Agriculture Secretary Tom Vilsack in a hearing on Thursday promised the Senate Agriculture Committee that his office is working to ensure Mexico continues to accept gene-edited corn from the United States.
His remarks came in response to Sen. Deb Fischer (R-NE), a member of the committee, who asked Vilsack about Mexico’s consideration of a ban on gene-edited corn.
“I have concern of Mexico’s policy on ag biotechnology, which is set to ban biotech corn for human consumption as soon as January 2024,” Fischer said. “Mexico is the top export destination for Nebraska’s corn. We’re a top producer of white corn used in corn chips, tortillas and other food products.”
Fischer added that Mexico’s agricultural biotechnology policy is inconsistent with its promises under the U.S.-Mexico-Canada Agreement (USMCA). She said the policy would limit grower access to modern agricultural technologies, and will raise costs for consumers on both sides of the border.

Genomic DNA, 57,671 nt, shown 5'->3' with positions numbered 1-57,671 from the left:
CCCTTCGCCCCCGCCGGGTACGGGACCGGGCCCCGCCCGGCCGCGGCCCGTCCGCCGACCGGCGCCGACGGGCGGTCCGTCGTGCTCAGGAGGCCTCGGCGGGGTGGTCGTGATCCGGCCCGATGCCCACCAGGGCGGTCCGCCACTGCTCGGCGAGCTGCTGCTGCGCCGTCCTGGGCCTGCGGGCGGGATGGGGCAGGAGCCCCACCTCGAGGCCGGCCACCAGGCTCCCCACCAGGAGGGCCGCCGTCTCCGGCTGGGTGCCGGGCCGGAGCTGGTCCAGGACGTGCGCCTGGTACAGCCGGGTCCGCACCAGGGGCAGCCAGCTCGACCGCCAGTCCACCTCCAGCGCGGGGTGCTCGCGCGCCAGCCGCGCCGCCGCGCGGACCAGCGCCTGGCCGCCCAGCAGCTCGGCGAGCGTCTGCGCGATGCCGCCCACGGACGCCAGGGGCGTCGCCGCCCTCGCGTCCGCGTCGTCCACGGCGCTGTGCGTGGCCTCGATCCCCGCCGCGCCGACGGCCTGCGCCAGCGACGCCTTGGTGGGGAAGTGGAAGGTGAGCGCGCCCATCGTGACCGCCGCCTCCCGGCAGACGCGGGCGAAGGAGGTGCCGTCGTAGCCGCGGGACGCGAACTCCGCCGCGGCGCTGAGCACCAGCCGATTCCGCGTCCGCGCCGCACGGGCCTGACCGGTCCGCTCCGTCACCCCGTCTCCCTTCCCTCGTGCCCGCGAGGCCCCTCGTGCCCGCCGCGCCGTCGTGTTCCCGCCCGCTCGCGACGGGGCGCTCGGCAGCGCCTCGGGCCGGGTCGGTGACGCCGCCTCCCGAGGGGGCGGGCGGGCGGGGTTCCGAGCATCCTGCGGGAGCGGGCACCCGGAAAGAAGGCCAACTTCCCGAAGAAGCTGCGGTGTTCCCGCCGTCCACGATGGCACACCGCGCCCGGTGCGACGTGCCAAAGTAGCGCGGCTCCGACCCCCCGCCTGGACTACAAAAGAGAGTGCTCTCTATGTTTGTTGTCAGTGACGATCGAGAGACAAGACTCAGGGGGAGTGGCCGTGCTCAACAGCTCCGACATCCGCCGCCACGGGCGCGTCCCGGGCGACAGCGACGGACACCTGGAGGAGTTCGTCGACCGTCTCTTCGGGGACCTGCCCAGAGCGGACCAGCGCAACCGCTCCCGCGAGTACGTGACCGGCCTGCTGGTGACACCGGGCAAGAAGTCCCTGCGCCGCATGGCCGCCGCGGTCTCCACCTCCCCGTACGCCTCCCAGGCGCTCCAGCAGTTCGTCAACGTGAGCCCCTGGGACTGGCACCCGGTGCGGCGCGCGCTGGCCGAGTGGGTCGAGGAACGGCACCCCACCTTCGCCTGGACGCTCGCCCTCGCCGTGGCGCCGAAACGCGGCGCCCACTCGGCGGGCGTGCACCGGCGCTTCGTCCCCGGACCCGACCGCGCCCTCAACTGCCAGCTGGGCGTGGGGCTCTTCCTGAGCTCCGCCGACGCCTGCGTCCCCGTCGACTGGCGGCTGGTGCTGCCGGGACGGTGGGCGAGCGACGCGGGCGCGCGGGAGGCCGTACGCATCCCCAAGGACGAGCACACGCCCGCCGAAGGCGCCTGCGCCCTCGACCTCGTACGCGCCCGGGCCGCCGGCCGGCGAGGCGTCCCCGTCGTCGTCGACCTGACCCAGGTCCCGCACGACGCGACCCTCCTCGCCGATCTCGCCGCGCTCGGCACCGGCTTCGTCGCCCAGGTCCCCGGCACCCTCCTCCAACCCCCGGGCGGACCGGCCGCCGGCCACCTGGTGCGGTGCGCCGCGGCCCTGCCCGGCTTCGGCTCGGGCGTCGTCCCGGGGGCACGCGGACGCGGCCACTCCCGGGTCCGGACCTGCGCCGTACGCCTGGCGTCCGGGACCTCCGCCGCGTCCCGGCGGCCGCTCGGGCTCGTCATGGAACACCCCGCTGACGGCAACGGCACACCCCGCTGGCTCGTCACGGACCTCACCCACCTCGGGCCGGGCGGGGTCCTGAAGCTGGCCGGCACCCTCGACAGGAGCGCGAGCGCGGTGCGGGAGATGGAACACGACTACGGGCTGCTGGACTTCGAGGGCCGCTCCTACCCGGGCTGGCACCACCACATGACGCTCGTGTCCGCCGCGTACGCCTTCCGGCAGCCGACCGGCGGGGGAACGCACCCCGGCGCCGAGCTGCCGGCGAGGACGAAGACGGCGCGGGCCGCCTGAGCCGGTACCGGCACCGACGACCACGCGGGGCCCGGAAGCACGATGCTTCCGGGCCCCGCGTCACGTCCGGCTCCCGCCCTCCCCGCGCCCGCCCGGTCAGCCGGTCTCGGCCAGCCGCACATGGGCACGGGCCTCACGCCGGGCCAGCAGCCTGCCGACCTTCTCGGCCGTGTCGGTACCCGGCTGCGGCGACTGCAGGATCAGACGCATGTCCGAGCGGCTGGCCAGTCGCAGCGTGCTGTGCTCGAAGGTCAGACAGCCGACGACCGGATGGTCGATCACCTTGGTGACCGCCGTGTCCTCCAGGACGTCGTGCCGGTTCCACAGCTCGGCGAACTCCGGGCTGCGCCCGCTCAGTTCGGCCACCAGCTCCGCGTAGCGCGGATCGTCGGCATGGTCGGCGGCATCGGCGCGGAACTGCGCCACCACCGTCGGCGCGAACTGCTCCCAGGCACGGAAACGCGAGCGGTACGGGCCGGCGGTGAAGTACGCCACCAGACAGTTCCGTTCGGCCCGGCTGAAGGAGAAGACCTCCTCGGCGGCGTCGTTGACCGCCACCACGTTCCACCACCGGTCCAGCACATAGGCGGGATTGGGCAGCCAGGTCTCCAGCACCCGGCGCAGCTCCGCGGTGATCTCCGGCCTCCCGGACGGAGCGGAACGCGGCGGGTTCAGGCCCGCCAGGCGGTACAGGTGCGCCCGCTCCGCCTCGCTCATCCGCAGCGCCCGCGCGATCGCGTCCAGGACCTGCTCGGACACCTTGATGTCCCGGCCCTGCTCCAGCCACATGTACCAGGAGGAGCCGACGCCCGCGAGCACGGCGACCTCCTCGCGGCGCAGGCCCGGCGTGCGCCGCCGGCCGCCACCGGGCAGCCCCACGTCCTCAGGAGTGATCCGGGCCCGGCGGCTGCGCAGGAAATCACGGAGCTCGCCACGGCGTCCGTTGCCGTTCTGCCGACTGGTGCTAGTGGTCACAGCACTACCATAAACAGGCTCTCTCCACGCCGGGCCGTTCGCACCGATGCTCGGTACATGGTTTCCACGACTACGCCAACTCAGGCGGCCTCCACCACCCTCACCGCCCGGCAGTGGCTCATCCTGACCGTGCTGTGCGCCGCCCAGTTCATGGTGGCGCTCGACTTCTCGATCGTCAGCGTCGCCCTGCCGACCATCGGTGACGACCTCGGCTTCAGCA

“I recently had a conversation directly with the president of Mexico about this issue of corn, and I am confident that exports of corn that your farmers and farmers across the country are relying on are going to continue,” replied Vilsack, who was speaking before the Senate Agriculture Committee for the first time since President Biden reappointed him as USDA Secretary. “We’ll continue to work with our trading partner. The fact is we finally got potatoes across the border after 15 years and I think we’re going to continue to focus on developing a strong, confident relationship with the Mexicans, and I am confident that that’s going to result in us continuing to have very strong exports with Mexico.”
Opportunity to export to Europe
Meanwhile, there are signs of new opportunity for exports of biotech in Europe, as Good Day Bio reported recently: “The EU gave 12 permits and six renewals for genetically-engineered crops in 2021, compared to one approval in 2020,” reports Politico, citing the U.S. Trade Representative’s 2022 National Trade Estimate on Foreign Trade Barriers.
As a result of the Ukraine conflict, EU farmers are “prepared to acquire more genetically modified animal feed from the United States and South America,” according to Bloomberg.